Current account interest rates slashed: Which bank is best for you?

The big high street banks have slashed the rates of interest available via their current accounts. Here’s what’s happened, and my thoughts on whether you should be switching to a different bank.

It’s been a great three years for getting high-interest rates from high street banks. I’ve probably made around £1,400 in interest since September 2013 – but the good times are over.  TSB, Santander, Lloyds and Halifax have all announced the end of returns as high as 5% on your savings. First Direct, M&S and HSBC have also cut the rates on their Regular Savings accounts. Full details on the changes further down the page.

It’s a real shame. The high-interest rates were a great incentive to get people thinking about what their bank did for them. If you had a little bit of savings you earn far more than what you’d get in an ISA – potentially hundreds of pounds. But no more.

I wouldn’t be surprised if the other bonuses and offers available to tempt you to switch also get cut or watered down over the next few months. Why would a bank give you a free £100 “thank you” when your current bank only gives you £36 to stay with them.

I hope I’m wrong and instead we start seeing other creative ways to entice you to switch. Until that happens, if it does at all, your switching options are far less attractive.

Should you switch bank?

So should you switch your bank if your money is currently in one of these accounts? Maybe.

It’s still worth thinking about interest as factor for which bank – or banks – you choose. The rates you’ll still get  when the changes happen will still be higher than most saving accounts and ISAs.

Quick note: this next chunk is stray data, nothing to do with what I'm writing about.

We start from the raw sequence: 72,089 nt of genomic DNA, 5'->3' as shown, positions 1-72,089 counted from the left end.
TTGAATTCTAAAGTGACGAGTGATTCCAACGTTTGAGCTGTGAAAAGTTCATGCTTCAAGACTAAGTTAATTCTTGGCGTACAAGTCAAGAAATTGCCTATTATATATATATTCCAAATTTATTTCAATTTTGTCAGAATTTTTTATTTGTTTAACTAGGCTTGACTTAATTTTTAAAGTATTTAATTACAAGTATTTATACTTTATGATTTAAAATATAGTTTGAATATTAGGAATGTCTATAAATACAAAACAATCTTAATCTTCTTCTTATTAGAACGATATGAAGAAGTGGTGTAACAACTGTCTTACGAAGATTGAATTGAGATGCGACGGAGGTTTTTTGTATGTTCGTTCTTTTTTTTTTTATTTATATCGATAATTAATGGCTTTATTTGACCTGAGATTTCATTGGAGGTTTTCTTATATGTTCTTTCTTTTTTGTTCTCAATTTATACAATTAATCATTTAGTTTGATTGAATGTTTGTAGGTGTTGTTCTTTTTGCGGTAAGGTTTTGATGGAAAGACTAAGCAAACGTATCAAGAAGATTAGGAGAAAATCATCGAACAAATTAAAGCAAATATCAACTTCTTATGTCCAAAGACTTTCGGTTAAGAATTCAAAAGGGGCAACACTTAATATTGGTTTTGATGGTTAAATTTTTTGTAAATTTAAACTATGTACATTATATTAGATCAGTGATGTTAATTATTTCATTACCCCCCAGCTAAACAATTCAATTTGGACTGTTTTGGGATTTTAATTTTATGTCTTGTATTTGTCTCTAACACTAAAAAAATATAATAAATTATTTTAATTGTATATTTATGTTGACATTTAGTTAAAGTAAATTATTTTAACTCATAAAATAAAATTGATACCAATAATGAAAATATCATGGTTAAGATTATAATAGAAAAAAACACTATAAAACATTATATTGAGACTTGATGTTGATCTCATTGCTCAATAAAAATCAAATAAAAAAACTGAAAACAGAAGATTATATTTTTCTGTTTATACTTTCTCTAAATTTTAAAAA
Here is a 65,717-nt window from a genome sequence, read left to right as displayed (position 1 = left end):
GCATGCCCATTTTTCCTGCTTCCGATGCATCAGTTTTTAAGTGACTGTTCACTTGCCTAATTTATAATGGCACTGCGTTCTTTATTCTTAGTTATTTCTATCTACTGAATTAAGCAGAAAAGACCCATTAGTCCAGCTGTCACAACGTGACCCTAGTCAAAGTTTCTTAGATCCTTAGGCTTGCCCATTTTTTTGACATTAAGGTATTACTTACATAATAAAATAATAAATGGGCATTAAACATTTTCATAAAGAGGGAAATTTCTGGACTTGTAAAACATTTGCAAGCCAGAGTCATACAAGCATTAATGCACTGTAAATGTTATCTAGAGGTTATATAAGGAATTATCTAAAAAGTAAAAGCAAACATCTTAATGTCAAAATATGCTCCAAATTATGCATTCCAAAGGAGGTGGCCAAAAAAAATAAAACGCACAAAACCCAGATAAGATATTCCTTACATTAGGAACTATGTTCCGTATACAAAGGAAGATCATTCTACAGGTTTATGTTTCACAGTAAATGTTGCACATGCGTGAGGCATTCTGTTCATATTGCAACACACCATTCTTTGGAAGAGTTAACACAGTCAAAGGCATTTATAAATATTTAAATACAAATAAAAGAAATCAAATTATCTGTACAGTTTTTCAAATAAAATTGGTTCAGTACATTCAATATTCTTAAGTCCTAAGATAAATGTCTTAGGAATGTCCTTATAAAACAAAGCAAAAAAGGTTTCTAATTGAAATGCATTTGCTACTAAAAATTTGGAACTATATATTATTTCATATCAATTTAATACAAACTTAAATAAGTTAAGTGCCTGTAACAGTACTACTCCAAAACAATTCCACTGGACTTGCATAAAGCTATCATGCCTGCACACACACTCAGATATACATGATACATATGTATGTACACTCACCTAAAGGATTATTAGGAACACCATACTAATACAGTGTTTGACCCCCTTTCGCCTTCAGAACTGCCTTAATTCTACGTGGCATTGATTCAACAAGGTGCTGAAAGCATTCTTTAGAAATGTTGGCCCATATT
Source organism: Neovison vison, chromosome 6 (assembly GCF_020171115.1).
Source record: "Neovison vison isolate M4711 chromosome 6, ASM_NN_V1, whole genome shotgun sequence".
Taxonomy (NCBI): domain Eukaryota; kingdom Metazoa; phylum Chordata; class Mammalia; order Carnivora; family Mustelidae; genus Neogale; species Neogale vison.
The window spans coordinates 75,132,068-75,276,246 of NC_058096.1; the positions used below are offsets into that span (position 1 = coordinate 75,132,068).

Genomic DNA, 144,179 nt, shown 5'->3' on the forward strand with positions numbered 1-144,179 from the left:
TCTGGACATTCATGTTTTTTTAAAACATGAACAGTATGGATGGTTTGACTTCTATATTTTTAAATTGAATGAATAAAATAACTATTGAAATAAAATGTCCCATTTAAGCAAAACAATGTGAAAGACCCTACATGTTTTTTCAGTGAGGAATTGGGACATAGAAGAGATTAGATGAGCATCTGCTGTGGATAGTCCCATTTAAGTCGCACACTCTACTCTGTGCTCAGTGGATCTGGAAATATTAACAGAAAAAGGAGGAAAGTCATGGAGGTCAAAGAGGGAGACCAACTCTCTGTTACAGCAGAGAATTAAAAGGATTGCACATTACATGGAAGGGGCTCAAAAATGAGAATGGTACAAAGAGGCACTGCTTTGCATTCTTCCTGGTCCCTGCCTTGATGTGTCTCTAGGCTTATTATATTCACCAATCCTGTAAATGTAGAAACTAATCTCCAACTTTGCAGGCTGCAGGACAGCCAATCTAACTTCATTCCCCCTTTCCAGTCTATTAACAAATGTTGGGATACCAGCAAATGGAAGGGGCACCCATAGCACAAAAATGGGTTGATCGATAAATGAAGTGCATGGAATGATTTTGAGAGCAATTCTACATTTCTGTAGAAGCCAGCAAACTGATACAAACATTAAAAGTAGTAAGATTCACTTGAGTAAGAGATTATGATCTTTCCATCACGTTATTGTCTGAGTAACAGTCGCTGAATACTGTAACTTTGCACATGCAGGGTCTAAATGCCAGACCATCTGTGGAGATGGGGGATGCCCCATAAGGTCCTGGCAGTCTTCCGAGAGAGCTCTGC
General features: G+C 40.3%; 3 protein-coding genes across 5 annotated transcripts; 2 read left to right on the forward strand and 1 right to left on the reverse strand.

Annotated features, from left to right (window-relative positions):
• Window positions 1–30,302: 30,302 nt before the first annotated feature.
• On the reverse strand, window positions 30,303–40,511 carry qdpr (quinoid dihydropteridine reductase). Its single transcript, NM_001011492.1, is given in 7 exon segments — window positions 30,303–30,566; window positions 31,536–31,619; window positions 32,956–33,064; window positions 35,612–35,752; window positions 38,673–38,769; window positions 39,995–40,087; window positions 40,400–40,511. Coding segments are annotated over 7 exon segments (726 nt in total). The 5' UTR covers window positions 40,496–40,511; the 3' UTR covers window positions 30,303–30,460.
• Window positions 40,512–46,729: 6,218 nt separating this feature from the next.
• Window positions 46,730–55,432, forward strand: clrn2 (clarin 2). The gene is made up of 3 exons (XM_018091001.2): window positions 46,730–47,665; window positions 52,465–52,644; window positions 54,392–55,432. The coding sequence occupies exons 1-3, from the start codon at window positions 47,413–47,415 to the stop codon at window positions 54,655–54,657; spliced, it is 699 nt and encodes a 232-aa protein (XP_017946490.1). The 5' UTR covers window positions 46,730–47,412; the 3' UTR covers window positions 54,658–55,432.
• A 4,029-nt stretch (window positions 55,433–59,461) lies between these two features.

But you could also save or earn more money by thinking about cashback, switching bonuses and overdraft charges. More on those later.

What interest rates the banks are going to offer

Nationwide, Tesco and Bank of Scotland haven’t announced any cuts… yet. I’d expect them to follow suit sooner rather than later, but for reference here’s what they currently offer. If they stay the same they’re the new top picks.

  • Nationwide Flex Direct – 5% on balances up to £2,500 for first year, 1% after that
  • Tesco Bank – 3% on balances up to £3,000
  • Bank of Scotland – 3% on balances between £3,000 and £5,000

Here are the changes announced by Santander, Lloyds, Halifax and TSB and when they will kick in.

I’ve added in a best possible return figure based on having the max savings and meeting the other criteria.

Santander 123

  • What you’ll get: 1.5% interest on all balances up to £20,000; cashback on household bills
  • Best possible annual return: £300 (presuming cashback covers the monthly fee)
  • When it will change: 1st November 2016
  • Requirements: Pay in £500 a month, two Direct Debits
  • Fee: £5 a month

TSB Classic Plus

  • What you’ll get: 3% interest on all balances up to £1,500
  • Best possible annual return: £45
  • When it will change: 4th January 2017 if you opened your account before 1st June 2016, 1st September if it was opened on or after 1st June 2016.
  • Requirements: Pay in £500 a month and register for internet banking
  • Fee: None

Lloyds Club

  • What you’ll get: 2% on all balances between £2,000 and £4,000; six free cinema tickets
  • Best possible annual return: £80
  • When it will change: January 2017
  • Requirements: Pay in £1,500 a month, have two Direct Debits
  • Fee: £3 a month if you don’t make monthly minimum payment